n Yes, the beloved West Gresham Elementary has outlived its usefulness as a public school. It fails at so many levels — accessibility to people with disabilities, heating, cooling. This school, at more than 93 years old, was built long before there were concerns about stopping armed intruders. The cramped space in classrooms is a deterrent to student success.

n Yes, Gresham High School has serious problems. With an antiquated heating system, students are asked to focus on learning in a chilly environment during the winter, or in sweltering heat on the warmest days of spring. Did you know that there are at least 70 doors at the school that provide access to the outdoors, many of them easy points of entry for an intruder? Did you know that Gresham High has an open campus because it cannot accommodate seating for all of its students during the lunch hour? That translates to an insecure campus, and the inability for administrators to account for students’ whereabouts once they leave the campus for lunch.

The list goes on with necessary changes specified at each school, from Deep Creek-Damascus to East Orient. But this measure won’t be decided solely on its merits. The outcome will be about price.

The most recent cost estimates, shared with the School Board on May 26, range from $1.85 to $2.65 per $1,000 of assessed property value. Those numbers are influenced on a bond payoff of 20-25 years. These are better numbers than what was initially calculated in 2015.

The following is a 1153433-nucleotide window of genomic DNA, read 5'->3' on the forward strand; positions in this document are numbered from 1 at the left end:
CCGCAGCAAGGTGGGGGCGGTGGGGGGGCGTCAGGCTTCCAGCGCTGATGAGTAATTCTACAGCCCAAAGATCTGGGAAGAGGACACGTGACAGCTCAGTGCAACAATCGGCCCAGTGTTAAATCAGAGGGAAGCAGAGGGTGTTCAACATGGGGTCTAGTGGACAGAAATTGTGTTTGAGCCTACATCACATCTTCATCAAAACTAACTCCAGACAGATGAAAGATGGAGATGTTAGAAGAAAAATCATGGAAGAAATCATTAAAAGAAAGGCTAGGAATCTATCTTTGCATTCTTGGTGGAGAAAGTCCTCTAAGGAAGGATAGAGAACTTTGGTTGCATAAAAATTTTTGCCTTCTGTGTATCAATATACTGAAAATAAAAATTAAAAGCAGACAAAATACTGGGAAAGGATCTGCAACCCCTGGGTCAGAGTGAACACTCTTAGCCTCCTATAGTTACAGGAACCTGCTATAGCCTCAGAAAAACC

But even at $1.85 per $1,000 of assessed value, the owner of a home assessed at $250,000 would pay $462 a year. At $2.65 per $1,000, the cost escalates to $662.

Even progressive voters are likely to wince at those costs.

An elderly couple living on Social Security and a modest pension would have a difficult time saying “yes,” regardless of the justifiable need in the schools.

Even people with steady employment, and who earn decent incomes, will question the ability to pay for this bond when stacked up against the rest of their monthly expenses.

At $299 million, the citizens-committee recommendation is asking for too much. If the School Board follows this recommendation, it’s setting the district up for failure.

Our recommendation is that the School Board consider limiting this bond to a level no greater than the 2013 proposal. Even at a reduced amount, getting voter approval for a bond measure will be an uphill battle.

The work at Gresham High School is long overdue, and should take the highest priority. Additional space should be created at North and East Gresham elementary schools to accommodate the relocation of students from West Gresham Elementary.

Beyond that, the School Board must make the hard choices that will significantly reduce the cost of this bond. We know that puts the board in a difficult position, stuck between an ever-growing list of needed improvements and a public that is reluctant to add to its tax burden.

But it would be better to increase the odds of passage by reducing the overall cost, than to stubbornly stick with a highly expensive bond that almost certainly will fail.